When the Eye Has Gone
Livewire Theatre and Roughhouse Theatre
Lord's Cricket Ground
Former England cricketer Colin Milburn’s story is so good that even a writer of fiction would struggle to improve it for dramatic effect.
Dougie Blaxland, which is the nom de plume of former Kent and Derbyshire all-rounder Jim Graham-Brown, has taken the facts, added in a series of often funny jokes and written a 65-minute solo show that will have immediate appeal to cricketing fans everywhere. Indeed, the 300 seats in the Nursery Pavilion at Lord’s were completely sold out well ahead of the event.
This is part of a month-long tour supported by the Professional Cricketers’ Association, not to mention the Arts Council, which visits all 18 cricketing counties. There is also a charitable goal since the show is being used to highlight and raise funds for the PCA’s Mind Matters series, which assists professional cricketers who struggle to come to terms with life after their often brief flirtations with fame and fortune.
For those that are not cricket fans or were not around in the 1960s, Ollie Milburn, as he was universally known, was a popular hero.
These days when fitness ranks higher than talent and inspiration in almost every sport, cricketers no longer come in rotund packages. That is a shame, since the sight of somebody like the 20-stone Milburn in action almost always provided rich entertainment.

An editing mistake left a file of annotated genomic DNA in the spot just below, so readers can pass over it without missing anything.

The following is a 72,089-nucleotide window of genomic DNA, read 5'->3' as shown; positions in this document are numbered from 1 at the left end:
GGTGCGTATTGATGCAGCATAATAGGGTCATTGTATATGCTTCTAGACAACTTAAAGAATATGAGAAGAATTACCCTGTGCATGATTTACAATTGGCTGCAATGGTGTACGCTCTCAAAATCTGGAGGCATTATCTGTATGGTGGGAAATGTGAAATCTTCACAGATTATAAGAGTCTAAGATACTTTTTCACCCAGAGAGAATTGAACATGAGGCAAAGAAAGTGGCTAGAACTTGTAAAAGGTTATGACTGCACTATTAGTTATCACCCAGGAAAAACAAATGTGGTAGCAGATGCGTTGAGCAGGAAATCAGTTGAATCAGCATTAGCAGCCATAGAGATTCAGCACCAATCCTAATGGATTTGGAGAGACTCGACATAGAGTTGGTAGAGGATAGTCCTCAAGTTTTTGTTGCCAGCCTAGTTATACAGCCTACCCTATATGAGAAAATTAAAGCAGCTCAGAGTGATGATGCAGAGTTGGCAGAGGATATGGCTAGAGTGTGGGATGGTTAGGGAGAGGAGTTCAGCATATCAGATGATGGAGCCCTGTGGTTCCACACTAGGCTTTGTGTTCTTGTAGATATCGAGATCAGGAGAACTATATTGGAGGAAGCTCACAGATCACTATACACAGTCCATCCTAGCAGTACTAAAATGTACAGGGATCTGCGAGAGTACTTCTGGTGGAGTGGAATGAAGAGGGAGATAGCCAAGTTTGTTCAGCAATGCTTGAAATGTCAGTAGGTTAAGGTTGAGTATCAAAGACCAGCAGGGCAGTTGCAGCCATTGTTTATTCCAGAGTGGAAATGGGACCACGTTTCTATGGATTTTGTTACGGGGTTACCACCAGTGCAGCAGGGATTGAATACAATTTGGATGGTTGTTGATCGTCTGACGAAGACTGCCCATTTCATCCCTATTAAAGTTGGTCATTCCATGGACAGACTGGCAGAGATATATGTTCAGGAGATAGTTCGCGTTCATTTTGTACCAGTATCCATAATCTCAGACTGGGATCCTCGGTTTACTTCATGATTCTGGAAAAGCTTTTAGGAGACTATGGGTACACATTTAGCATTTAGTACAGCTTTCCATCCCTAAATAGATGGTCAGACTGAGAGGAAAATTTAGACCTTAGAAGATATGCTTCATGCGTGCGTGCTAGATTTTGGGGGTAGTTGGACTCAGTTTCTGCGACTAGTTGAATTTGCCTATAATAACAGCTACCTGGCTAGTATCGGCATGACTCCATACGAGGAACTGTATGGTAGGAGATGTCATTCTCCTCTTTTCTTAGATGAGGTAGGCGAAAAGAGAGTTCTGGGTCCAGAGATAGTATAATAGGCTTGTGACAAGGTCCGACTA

Running several timelines simultaneously, Dan Gaisford as the ex-cricketer from the north-east reflects on a sporting life from the perspective of a pub where Milburn enjoys a pint glass filled with the triple gin and Coke named by the public and in his honour.
His father Jack was a local player with a reputation as a big hitter, which the youngster soon inherited, showing exceptional talent from a very young age.
However, even when the opportunity arose to turn professional with Northamptonshire, mum would have been much happier to see her lad becoming a schoolteacher.
For someone obsessed with cricket and little else, that was never an option and, soon enough, the popular Milburn became a county star and was heading for international glory.
His forceful style of batting would have been perfect for Twenty20 cricket but could offend purists, as would his love of a few drinks.
However, at his best, Milburn could face down the fastest bowler in the world, West Indian Wes Hall, or play an innings in Perth described by Sir Donald Bradman as the best that he had seen by an Englishman in Australia.
However, as the star reached what was likely to be his pomp, tragedy beckoned in the form of a car crash that was almost certainly alcohol-induced.
Colin Milburn lost an eye and, with it, his happiness and self-possession. A man who had always been the life and soul of the party could no longer find his raison d’être once he discovered that his batting skills had deserted him.
The rest of the story is pure tragedy, as the once-great man drank himself into a very early grave.
Dougie Blaxland, with the assistance from Dan Gaisford and director Shane Morgan, has created an enjoyable biographical piece about the perfect larger-than-life character.
He is not afraid of showing reality, warts and all, in a production that is dramatic enough to please even those who are not obsessed with cricket and will almost certainly sell out every venue on this tour and might well do the same again, should the producers decide to give it a second innings.
Reviewer: Philip Fisher